Consider I've directories named according to years and containing pdf files according to subject-code.

ls output is:

$ ls -l
total 32
drwxrwxrwx 1 root root 4096 Apr  8 08:52 May-June-2011
drwxrwxrwx 1 root root 4096 Apr  8 08:52 Nov-Dec-2011
drwxrwxrwx 1 root root 4096 Apr  8 20:36 Summer-2012
drwxrwxrwx 1 root root 4096 Apr  8 08:52 Summer-2013
drwxrwxrwx 1 root root 4096 Apr  8 08:52 Summer-2014
drwxrwxrwx 1 root root 4096 Apr  8 08:52 Winter-2012
drwxrwxrwx 1 root root 4096 Apr  8 08:52 Winter-2013
drwxrwxrwx 1 root root 4096 Apr  8 08:52 Winter-2014

Each directories contains pdf files according to subject-code:-

ls -l May-June-2011/
total 808
-rwxrwxrwx 1 root root 104193 May  1  2011 161901.pdf
-rwxrwxrwx 1 root root 103380 May  1  2011 161902.pdf
-rwxrwxrwx 1 root root 115664 May  1  2011 161903.pdf
-rwxrwxrwx 1 root root  88953 May  1  2011 161904.pdf
-rwxrwxrwx 1 root root 179268 May  1  2011 161905.pdf
-rwxrwxrwx 1 root root 116158 May 24  2011 161906.pdf
-rwxrwxrwx 1 root root 106033 May  1  2011 161907.pdf

In other words each directory has 16190{1..7}.pdf

Now suppose I want to move all (from all directory mentioned) 161901.pdf to a specific directory (say xyz) with renaming to it's parent folder's name.pdf.

Explanation :-

Here is list of all 161901.pdf:

$ find -name 161901.pdf

I want that ./May-June-2011/161901.pdf should be moved into xyz with new name May-June-2011.pdf (name of directory inside which file is). i.e move ./May-June-2011/161901.pdf to ./xyz/May-June-2011.pdf

Similarly ./Nov-Dec-2011/161901.pdf to ./xyz/Nov-Dec-2011.pdf, ./Summer-2012/161901.pdf to ./xyz/Summer-2012.pdf and so on (up to ./Winter-2014/161901.pdf to ./xyz/Winter-2014.pdf).

The expected output for ls xyz is:

$ls xyz

How can I accomplish this? (how to find -exec or with loop or something else)

  • 1
    great, looking for the same!
    – imbr
    Dec 2, 2016 at 18:20

7 Answers 7


Perl module Unicode::Tussle comes with a very useful script named rename (which is unfortunate, because the name clashes with the standard rename(1) on Linux). With it, you could do something like this:

mkdir xyz
find . -name '*.pdf' -print0 | \
    rename -0 's!^\.!xyz!;  s!/[^/]*\.pdf$!.pdf!'

Without Perl, you could still do the same thing with a bit of shell plumbing:

mkdir xyz
find . -name '*.pdf' | sed 's/^/mv /' >src
find . -name '*.pdf' | sed 's!^\./!xyz/!; s!/[^/]*\.pdf$!.pdf!' >dest
join src dest | sh -
rm -f src dest

And, as I'm sure other people will be quick to point out, you can even put it on a single line, using <(...) process substitution. I'm not sure that would make things more legible though. Computers these days are powerful enough to allow a more verbose syntax. ;)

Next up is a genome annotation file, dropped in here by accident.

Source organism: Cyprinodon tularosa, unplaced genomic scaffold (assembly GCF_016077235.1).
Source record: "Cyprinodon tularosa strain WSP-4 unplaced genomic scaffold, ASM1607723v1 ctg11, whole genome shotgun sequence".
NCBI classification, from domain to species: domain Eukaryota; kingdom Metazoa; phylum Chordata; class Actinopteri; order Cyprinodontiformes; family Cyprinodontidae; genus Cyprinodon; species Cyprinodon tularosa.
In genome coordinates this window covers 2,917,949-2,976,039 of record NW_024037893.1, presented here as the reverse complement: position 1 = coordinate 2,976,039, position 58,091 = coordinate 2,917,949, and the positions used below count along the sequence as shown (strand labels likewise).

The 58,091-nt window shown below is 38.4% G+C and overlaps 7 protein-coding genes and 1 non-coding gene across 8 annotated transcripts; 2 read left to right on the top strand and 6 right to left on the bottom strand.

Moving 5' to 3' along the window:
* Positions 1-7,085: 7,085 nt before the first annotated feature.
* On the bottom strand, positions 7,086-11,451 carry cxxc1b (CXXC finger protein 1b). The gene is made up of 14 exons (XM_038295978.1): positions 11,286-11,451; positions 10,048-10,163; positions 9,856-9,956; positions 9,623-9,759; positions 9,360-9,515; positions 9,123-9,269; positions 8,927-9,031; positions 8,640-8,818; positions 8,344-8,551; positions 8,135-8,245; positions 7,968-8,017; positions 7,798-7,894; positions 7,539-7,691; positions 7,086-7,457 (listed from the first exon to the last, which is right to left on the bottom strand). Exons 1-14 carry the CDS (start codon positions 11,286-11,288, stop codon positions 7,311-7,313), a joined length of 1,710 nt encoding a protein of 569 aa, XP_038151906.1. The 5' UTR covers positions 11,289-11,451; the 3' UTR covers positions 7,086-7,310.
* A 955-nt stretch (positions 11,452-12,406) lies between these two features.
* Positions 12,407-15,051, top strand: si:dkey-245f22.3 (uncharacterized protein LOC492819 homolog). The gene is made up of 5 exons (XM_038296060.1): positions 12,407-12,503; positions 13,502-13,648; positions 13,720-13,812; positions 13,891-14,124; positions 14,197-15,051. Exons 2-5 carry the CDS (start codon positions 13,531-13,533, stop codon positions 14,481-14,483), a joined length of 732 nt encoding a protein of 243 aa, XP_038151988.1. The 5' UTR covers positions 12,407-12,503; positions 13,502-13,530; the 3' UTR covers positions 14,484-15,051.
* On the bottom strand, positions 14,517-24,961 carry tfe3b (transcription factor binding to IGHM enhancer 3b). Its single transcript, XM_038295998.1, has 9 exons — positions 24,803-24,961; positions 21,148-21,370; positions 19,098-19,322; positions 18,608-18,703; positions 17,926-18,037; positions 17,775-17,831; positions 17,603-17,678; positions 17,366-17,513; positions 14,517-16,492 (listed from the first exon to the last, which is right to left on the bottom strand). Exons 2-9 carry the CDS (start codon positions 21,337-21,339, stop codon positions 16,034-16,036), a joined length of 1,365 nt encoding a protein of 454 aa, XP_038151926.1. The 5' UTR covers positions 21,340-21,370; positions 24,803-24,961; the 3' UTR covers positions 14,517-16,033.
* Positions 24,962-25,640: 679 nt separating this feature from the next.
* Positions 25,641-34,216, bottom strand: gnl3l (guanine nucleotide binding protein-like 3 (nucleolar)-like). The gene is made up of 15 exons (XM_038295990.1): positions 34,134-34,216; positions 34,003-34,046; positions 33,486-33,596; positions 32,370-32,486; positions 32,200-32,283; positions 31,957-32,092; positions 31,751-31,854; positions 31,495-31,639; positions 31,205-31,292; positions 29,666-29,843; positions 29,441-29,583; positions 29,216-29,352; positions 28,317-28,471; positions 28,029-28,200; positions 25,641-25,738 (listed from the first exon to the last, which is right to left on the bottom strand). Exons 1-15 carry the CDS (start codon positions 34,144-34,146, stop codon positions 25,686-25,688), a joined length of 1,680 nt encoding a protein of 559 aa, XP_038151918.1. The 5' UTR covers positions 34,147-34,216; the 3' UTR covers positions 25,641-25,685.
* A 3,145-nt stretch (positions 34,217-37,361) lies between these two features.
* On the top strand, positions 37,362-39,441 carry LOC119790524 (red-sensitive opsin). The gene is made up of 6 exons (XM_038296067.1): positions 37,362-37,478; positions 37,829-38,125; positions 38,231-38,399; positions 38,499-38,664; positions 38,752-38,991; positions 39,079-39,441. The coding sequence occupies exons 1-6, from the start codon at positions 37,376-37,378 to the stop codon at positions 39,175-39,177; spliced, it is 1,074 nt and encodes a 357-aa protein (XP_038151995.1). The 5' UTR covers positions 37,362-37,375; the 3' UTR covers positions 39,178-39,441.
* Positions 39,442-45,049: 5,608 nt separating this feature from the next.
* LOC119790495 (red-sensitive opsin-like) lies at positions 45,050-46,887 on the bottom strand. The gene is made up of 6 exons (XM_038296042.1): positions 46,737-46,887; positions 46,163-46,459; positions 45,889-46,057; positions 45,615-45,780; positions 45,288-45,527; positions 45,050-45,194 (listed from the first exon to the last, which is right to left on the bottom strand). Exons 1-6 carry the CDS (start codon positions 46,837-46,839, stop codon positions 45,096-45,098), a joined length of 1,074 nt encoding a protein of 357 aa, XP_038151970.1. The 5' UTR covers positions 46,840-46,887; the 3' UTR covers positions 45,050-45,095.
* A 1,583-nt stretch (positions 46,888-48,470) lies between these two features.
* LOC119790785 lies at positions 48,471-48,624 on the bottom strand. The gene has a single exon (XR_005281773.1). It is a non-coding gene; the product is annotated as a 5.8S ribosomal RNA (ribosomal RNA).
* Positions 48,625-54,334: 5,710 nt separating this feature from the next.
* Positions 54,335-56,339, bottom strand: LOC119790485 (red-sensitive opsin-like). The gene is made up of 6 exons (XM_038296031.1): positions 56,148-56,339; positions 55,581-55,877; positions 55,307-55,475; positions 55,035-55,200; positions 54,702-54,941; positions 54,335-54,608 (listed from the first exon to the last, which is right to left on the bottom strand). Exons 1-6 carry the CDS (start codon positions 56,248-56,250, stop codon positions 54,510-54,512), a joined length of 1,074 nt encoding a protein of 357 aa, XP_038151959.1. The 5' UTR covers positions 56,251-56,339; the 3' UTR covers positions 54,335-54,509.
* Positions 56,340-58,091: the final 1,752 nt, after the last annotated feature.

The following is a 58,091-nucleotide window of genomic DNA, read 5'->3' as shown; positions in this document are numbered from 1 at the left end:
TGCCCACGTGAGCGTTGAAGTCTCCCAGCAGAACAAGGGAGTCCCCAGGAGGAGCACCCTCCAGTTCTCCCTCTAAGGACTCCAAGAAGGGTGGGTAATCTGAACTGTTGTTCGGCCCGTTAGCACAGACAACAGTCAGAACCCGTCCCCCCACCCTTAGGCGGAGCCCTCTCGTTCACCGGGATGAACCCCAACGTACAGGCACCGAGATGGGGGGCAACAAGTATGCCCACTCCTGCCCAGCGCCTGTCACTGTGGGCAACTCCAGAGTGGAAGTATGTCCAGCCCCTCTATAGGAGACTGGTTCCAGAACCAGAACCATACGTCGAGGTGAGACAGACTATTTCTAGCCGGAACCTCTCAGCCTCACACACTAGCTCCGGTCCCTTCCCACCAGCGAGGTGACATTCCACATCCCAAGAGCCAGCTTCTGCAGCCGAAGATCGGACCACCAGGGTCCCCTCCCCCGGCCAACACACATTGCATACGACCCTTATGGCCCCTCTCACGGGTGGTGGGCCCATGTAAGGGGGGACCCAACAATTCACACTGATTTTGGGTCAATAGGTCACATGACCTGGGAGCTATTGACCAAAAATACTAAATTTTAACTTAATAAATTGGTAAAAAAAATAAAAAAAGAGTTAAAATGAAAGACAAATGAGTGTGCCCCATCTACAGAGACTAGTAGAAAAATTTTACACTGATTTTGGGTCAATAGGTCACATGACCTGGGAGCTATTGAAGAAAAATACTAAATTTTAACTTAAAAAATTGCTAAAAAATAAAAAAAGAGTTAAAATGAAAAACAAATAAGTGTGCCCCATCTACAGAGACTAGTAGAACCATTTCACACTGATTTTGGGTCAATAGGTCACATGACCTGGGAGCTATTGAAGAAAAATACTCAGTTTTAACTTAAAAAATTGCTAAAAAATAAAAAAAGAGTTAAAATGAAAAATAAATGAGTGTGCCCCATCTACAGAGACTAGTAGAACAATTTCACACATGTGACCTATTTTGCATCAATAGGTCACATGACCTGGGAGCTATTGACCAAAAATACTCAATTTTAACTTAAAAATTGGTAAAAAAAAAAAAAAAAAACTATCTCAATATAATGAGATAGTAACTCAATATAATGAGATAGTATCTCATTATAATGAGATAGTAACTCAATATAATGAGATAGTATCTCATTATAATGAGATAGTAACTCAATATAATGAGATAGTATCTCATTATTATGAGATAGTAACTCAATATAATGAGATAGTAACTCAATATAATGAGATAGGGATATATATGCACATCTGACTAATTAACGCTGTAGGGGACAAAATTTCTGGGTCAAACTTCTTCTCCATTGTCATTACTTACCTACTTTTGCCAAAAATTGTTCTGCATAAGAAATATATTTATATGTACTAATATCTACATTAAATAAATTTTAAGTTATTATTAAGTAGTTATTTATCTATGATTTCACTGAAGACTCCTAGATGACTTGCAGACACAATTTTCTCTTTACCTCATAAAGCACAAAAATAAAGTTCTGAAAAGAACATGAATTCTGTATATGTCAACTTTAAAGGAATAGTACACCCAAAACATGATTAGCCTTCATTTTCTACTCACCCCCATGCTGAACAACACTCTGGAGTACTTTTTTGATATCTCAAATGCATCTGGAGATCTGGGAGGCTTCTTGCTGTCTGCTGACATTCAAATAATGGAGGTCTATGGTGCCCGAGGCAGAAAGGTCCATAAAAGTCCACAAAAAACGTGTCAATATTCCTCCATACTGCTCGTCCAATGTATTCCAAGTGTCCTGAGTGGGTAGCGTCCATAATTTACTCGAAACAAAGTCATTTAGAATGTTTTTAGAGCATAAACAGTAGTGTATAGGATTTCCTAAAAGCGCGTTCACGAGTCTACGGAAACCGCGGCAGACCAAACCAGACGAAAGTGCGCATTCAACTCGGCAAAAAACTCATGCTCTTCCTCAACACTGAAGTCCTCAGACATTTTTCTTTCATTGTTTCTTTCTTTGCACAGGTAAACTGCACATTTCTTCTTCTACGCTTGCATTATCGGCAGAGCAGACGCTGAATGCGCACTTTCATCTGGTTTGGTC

• +1: cool - I didn new about Uncode::Tussle kit. (In perl.deb package you get prename a not so unicoded variant of rename)
    – JJoao
    Apr 29, 2015 at 9:49
  • 1
    Aside from being Unicode-aware, the great thing about Uncode::Tussle's rename is that it can use full Perl substitutions. It's a huge time saver in many situations.
    – lcd047
    Apr 29, 2015 at 10:02
  • I agree!!. prename is the same thing. (it is in face a 20 line very readable perl script)
    – JJoao
    Apr 29, 2015 at 10:12

find is rarely useful when you don't need to traverse a directory tree recursively. Here a simple loop and shell wildcards are enough.

for x in */161901.pdf; do
  mv -- "$x" "xyz/${x%/*}.pdf"

Or, with the Perl-based rename command on Debian, Ubuntu and derivatives (prename on Arch, not the Linux rename command on other distributiosn):

rename 's!/.*!!; $_="xyz/$_.pdf"' */161901.pdf

Or, with zsh:

autoload -U zmv
zmv '(*)/161901.pdf' 'xyz/$1.pdf'

One way is to use find -print and pipe the filelist to awk where you can transform it to whatever you want, e.g. a cp command:

$ find -name 161901.pdf -print | awk -v TARGET=xyz -F'/' '{ printf "cp %s %s/%s.pdf\n", $0, TARGET, $2; }'
cp ./May-June-2011/161901.pdf xyz/May-June-2011.pdf
cp ./Nov-Dec-2011/161901.pdf xyz/Nov-Dec-2011.pdf

and this can then be piped to a shell to get executed:

find -name 161901.pdf -print | awk -v TARGET=xyz -F'/' '{ printf "cp %s %s/%s.pdf\n", $0, TARGET, $2; }' | sh 
  • I appreciate your use of awk!
    – Pandya
    Apr 29, 2015 at 13:04

Sweet and simple:


find . -name 161901.pdf | while read -r line
  # this will create new filenames e.g. ./May-2013/161901.pdf will be now May-2013-161901.pdf
  filename=$(echo $line | grep -oP "\/\K.+$" | sed 's/\//-/g')
  # now just move the files
  mv $line xyz/$filename

So, essentially it's just a 2-step process. Create new filenames and move 'em.

  • Thank-you for reminding while read -r line!
    – Pandya
    Apr 29, 2015 at 13:08

If you have rename / prename command

find -name 161901.pdf -exec prename -n 's!/!-!g; s!\W*!xyz/!' {} +

and remove -n if you like what you see.

(Larry Wall and Robin Barker' prename is installed with perl.deb package; Brian d Foy Unicode::Tussle rename also works)


Later I found while read -r line very helpful and I've succeed with following command:-

find -name 161901.pdf | while read -r line; do mv $line ./xyz/$(echo $line | cut -d "/" -f 2).pdf; done


  • Here find -name 161901.pdf list the founded files (already mentioned in question) which piped to while loop in while path stored in variable line.
  • cut -d "/" -f 2 filters the directory name e.g-May-June-2011
  • And finally mv $line ./xyz/$(echo $line | cut -d "/" -f 2).pdf moves files (with renamed to directory name in which they were)

So, find+whileloop with mv using cut for naming accomplishes what I want.


This could be a possible solution. The argument of the script is the directory in which you are searching, and now it is just printing what will do:


find "$1" -type f -name '161901.pdf' -print0 | while IFS= read -r -d '' f
    # get folder name
    d="$(basename "${f%/*}")"
    echo cp $f "xyz/${target}"

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